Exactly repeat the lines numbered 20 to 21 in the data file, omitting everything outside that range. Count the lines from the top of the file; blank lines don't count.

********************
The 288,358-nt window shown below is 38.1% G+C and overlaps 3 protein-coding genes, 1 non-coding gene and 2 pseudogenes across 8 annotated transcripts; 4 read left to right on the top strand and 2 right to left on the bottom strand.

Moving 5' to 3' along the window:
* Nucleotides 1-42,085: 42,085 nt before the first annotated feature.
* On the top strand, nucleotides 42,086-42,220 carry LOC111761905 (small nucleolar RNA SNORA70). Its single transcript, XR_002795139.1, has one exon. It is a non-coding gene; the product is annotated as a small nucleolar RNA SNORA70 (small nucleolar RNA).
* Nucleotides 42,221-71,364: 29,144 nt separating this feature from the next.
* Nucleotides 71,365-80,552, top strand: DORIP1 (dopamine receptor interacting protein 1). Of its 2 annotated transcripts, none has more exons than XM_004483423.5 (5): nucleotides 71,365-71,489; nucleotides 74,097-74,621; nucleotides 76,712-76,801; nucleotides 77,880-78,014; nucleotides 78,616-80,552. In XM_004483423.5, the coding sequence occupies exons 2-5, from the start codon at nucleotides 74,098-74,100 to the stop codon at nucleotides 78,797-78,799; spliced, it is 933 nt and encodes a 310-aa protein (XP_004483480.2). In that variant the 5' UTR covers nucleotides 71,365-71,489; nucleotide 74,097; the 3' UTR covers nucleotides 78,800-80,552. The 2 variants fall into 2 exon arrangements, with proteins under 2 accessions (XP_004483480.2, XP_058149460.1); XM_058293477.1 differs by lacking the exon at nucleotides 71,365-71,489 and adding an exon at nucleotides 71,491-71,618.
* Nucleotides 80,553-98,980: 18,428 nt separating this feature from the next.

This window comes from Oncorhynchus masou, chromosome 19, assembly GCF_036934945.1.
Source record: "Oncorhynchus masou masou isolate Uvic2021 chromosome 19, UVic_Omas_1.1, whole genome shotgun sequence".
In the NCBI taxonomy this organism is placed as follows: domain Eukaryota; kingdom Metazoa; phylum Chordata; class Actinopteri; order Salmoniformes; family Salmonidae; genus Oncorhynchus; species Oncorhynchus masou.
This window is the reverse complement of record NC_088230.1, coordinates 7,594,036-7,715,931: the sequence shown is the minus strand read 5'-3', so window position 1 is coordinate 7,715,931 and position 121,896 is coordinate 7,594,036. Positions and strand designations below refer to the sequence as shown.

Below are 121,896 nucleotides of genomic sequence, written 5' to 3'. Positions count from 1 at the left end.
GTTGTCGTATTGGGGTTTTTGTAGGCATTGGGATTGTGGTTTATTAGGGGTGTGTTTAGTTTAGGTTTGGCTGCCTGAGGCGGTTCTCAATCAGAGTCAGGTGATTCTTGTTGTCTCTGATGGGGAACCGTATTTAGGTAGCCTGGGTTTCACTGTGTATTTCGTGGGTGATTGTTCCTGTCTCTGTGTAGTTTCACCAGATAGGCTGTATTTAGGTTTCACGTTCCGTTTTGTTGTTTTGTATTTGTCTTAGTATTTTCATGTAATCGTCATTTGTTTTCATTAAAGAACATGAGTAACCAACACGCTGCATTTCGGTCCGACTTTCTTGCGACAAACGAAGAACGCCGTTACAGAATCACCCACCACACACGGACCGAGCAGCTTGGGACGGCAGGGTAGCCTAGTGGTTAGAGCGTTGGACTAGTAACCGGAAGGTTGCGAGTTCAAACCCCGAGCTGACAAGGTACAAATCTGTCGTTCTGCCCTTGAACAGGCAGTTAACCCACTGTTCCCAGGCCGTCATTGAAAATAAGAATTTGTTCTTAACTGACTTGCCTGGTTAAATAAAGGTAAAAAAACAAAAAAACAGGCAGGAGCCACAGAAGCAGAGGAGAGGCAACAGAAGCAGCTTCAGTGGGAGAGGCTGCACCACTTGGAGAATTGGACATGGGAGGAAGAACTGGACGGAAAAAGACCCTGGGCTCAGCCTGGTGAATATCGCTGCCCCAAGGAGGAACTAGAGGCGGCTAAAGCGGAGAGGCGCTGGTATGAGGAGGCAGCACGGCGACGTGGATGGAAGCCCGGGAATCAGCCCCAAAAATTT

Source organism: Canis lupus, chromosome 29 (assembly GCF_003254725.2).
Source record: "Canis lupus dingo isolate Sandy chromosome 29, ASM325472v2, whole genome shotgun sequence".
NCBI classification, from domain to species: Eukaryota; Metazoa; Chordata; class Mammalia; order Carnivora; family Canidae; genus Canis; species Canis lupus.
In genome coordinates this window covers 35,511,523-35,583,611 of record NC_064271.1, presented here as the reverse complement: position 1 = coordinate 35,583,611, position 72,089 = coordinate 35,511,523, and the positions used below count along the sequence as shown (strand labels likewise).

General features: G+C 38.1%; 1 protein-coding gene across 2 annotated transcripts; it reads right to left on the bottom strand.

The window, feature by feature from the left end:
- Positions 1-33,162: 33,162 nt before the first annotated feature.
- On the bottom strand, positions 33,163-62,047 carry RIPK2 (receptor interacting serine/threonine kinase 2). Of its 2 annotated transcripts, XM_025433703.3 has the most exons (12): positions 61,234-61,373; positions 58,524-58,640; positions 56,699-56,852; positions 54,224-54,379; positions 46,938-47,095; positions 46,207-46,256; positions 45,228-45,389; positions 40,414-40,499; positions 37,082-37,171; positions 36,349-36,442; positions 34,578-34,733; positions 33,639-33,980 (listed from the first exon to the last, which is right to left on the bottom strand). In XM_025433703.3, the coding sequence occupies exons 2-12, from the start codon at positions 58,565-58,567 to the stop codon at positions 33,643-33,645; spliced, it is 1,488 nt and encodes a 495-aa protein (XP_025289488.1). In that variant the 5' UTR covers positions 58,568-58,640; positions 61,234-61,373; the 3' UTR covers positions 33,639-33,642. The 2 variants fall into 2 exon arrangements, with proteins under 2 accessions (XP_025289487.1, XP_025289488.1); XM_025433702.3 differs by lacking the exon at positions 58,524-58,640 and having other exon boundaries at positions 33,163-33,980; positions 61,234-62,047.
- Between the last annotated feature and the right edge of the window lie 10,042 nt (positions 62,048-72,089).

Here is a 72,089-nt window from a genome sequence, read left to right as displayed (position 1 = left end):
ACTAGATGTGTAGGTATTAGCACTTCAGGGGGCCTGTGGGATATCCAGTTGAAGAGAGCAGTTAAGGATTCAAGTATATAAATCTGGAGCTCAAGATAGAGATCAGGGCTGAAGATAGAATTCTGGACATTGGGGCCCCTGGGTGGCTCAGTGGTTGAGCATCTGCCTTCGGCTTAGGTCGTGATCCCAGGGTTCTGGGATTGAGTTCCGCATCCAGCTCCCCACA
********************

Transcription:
- Positions 1-33,162: 33,162 nt before the first annotated feature.
- On the bottom strand, positions 33,163-62,047 carry RIPK2 (receptor interacting serine/threonine kinase 2). Of its 2 annotated transcripts, XM_025433703.3 has the most exons (12): positions 61,234-61,373; positions 58,524-58,640; positions 56,699-56,852; positions 54,224-54,379; positions 46,938-47,095; positions 46,207-46,256; positions 45,228-45,389; positions 40,414-40,499; positions 37,082-37,171; positions 36,349-36,442; positions 34,578-34,733; positions 33,639-33,980 (listed from the first exon to the last, which is right to left on the bottom strand). In XM_025433703.3, the coding sequence occupies exons 2-12, from the start codon at positions 58,565-58,567 to the stop codon at positions 33,643-33,645; spliced, it is 1,488 nt and encodes a 495-aa protein (XP_025289488.1). In that variant the 5' UTR covers positions 58,568-58,640; positions 61,234-61,373; the 3' UTR covers positions 33,639-33,642. The 2 variants fall into 2 exon arrangements, with proteins under 2 accessions (XP_025289487.1, XP_025289488.1); XM_025433702.3 differs by lacking the exon at positions 58,524-58,640 and having other exon boundaries at positions 33,163-33,980; positions 61,234-62,047.